Caymans Fret About Banking Charge
Caymans Fret About Banking Charge
Aug. 07, 1999
GEORGE TOWN, Cayman Islands (AP) _ Blackbeard and other pirates used the swampy mangrove lagoon off Grand Cayman as a hideout _ and if U.S. investigators and critics of offshore banking are correct, not much has changed since.
Claims by U.S. investigators that the spectacularly successful Caymans financial industry is a safe haven for a fortune in unpaid U.S. taxes sent alarm bells ringing throughout the community of some 40,000, which also happens to be the world's fifth largest banking center.
``This could be bad _ real bad,'' said Glenrick Randall, a car rental agent. ``It's so unfair. Pretty soon everybody be pulling their money out of Cayman! Who'll I rent cars to then?''
Like everyone here, Randall knew all about John M. Mathewson of San Antonio, Texas, who was sentenced Monday in a Newark, N.J., federal court for helping U.S. citizens evade taxes while running the now-defunct Guardian Bank and Trust Limited of the Cayman Islands.
Mathewson got off with probation by providing what U.S. District Judge Alfred J. Lechner called ``unparalleled'' cooperation: computerized records that could produce tax evasion charges against 1,500 U.S. citizens.
That prospect rattles Caymanians, who take great pride in their zero direct taxation, a lack of exchange controls, and bankers who, according to a satisfied client in John Grisham's ``The Firm,'' ``make the Swiss look like blabbermouths.''
In hushed tones, bankers and officials here disputed Mathewson's claims that his actions were commonplace _ and suggestions by U.S. officials that by obtaining the secret codes to Guardian's files, they might have pierced other banks' secrecy.
``Absolute nonsense,'' said Nick Duggan, managing director of the Brown Brothers Harriman and Co. branch. ``It's a black eye. It's an embarrassment. But I think in time it'll blow away.''
But Eduardo D'Angelo Silva, manager of the Caymans' Sul America International Bank and president of the Cayman Islands' Bankers Association, said the case ``could put at risk what we've been building for two or three decades.''
The question for Assistant U.S. Attorney John J. Carney, lead prosecutor on the Mathewson case, is exactly what have the Caymans been building.
``There's no great business in the Caymans. It doesn't have its own capital market. Its services are not any better,'' Carney said. ``What it has is the secrecy.''
Neville Grant, managing director of the Cayman Monetary Authority, defended the Caymans, noting that local authorities shut down Guardian three years ago _ although Mathewson said it happened because he refused to pay bribes. More recently, three banks were liquidated for unspecified financial irregularities.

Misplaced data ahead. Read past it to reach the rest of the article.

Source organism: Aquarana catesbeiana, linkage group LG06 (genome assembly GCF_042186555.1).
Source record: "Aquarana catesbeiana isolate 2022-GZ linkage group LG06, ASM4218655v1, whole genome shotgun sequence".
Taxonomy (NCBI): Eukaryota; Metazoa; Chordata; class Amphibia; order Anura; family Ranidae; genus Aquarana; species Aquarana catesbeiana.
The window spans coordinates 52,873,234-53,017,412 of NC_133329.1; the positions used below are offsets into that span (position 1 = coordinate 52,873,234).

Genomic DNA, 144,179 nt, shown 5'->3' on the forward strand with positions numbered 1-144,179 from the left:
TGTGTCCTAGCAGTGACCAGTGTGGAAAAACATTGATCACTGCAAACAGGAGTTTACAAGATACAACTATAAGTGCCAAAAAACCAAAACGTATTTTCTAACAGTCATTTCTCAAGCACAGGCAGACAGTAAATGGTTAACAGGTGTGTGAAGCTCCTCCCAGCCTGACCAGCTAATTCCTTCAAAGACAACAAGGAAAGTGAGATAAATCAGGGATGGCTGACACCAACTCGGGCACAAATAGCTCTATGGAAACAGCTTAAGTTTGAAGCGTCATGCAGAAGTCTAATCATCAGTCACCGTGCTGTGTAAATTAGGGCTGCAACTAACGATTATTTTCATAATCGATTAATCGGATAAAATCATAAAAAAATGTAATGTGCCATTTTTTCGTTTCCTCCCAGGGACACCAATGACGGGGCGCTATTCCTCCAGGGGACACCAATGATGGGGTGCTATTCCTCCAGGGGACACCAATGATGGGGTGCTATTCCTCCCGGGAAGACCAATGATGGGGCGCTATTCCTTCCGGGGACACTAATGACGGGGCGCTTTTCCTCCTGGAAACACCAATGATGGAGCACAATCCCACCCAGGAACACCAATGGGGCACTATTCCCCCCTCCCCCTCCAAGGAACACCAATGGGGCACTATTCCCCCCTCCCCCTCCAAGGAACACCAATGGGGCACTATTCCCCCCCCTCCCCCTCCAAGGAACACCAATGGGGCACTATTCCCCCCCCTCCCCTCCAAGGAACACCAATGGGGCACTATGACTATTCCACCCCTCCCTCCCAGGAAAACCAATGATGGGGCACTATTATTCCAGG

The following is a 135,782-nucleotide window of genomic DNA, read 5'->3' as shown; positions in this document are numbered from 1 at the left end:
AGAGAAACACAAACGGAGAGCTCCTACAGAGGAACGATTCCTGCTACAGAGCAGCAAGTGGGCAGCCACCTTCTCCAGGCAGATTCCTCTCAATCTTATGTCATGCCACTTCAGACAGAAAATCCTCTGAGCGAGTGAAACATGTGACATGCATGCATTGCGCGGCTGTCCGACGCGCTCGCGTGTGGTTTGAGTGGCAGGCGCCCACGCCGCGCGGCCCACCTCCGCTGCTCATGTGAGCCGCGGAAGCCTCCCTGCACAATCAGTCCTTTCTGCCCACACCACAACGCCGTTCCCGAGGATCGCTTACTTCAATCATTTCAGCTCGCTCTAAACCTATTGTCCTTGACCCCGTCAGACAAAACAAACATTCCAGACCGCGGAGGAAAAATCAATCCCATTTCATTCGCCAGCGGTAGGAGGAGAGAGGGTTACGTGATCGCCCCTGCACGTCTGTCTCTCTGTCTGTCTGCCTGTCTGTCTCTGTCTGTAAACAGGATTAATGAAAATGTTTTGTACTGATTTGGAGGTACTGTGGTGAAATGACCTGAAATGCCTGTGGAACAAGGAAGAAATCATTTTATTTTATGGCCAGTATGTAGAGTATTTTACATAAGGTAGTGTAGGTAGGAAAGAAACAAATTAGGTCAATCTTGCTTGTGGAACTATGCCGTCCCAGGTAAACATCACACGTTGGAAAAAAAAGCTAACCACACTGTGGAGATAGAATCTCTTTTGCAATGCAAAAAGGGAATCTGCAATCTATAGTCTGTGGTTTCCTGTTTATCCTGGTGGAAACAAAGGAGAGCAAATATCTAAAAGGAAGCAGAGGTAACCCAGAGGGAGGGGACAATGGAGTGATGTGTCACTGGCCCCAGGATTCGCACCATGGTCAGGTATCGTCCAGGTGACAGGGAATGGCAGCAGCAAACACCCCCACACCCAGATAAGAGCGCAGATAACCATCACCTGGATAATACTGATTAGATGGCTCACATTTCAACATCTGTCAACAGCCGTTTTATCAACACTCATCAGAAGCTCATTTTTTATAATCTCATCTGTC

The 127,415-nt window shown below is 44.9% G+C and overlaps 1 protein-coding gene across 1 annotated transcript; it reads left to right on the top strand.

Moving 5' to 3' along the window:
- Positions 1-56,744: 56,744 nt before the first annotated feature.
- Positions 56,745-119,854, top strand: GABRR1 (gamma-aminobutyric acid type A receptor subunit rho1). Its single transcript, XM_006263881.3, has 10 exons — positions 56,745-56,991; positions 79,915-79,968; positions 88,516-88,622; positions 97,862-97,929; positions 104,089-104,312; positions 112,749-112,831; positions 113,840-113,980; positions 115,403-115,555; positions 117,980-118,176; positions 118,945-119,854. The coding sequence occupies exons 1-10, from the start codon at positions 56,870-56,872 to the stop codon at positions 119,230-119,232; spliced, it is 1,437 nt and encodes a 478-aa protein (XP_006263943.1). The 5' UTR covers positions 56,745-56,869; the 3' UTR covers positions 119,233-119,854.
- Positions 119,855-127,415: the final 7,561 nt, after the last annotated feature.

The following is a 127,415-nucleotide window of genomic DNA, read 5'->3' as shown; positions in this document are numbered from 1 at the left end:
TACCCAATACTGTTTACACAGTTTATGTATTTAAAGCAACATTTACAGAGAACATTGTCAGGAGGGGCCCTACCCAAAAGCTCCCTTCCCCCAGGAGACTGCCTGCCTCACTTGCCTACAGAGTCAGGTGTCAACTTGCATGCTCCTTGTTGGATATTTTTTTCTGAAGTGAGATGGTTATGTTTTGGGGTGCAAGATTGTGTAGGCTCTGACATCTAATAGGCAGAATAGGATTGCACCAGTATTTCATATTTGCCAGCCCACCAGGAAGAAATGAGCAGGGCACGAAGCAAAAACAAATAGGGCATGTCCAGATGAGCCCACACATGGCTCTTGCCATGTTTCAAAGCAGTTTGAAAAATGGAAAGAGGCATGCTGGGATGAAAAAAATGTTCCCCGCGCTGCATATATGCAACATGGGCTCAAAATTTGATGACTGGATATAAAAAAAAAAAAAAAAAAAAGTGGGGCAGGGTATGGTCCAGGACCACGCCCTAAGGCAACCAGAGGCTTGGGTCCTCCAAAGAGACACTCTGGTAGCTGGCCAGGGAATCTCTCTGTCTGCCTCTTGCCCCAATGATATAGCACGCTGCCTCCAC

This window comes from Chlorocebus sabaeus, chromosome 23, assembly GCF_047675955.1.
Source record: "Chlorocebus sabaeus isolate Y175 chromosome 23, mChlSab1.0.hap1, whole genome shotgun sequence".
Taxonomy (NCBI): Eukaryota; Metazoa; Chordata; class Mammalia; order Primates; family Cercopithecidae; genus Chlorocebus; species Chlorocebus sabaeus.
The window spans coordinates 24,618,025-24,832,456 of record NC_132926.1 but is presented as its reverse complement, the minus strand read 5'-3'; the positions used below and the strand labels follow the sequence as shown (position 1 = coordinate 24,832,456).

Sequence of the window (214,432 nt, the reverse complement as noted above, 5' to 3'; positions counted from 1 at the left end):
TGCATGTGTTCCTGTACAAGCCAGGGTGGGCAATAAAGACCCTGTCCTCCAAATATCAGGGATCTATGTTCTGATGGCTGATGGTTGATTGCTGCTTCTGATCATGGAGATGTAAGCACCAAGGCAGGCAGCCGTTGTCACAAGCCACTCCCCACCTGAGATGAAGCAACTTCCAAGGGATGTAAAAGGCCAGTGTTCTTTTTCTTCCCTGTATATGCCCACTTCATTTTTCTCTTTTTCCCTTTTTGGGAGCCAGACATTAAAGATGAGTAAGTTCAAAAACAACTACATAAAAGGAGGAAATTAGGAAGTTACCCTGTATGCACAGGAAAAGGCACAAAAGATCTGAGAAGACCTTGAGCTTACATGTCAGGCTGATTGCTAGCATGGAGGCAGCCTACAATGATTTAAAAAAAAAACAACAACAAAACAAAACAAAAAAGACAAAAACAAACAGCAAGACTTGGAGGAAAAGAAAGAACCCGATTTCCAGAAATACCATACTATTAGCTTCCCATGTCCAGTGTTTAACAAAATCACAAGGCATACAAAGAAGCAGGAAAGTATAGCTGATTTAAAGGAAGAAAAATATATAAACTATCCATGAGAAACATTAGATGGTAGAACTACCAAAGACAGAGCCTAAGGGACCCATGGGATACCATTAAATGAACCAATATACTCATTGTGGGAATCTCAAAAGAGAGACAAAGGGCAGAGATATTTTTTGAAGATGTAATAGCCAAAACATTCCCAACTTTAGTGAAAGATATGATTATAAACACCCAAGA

Grant cited a 1996 law that allows criminal courts to recover proceeds from serious offenses and bars bankers from assisting in crime.
``We don't want people who will bring us disrepute,'' he said in an interview in his yellow-brick and glass headquarters in George Town, where serious young people in suits and ties scurry between modern buildings.
``There are gateways through the secrecy laws,'' Grant said, ``but we also don't want to help people obtain information because they're on fishing expeditions.''
So the disagreement appears to be over where the bar is set _ and critics say it's not quite low enough yet.
Charles Intriago, publisher of the Miami-based newsletter Money Laundering Alert, said the Caymans and other Caribbean banking centers have too often been reluctant to open their records.
``Rarely does a major money laundering case arise, especially in the United States, that does not have a Cayman Islands peg, either through the use of an offshore facility or through one of the corporations formed in the Caymans,'' Intriago said.
Discovered by Christopher Columbus in 1503, the Caymans were ceded by Spain to England in 1670 and remain a colony by choice. But London seems to exert limited pull. Its efforts to bring the Caymanian banking system in line with Europe's have received polite rebuffs.
According to the Basel-based Bank for International Settlements, in December 1998 Caymanian banks held $521.5 billion in foreign institutional deposits _ behind only the United States, the United Kingdom, Germany and Japan. That doesn't include another $100 billion or so in individuals' deposits.
There is also a huge insurance sector and more registered companies _ about 45,000 _ than people.
Banks employ a tenth of the workforce, Grant estimated, and provide about a fifth of the roughly $1 billion gross national product.
The industry's defenders argue that Caribbean islands with few natural resources deserve a break.
``Look at the Cayman Islands and ask yourself what they've got to sustain themselves,'' said Ivelaw Griffith, an offshore banking expert at Florida International University. ``It's always a delicate thing to balance trying to clamp down on illegitimacy while not destroying their economies.''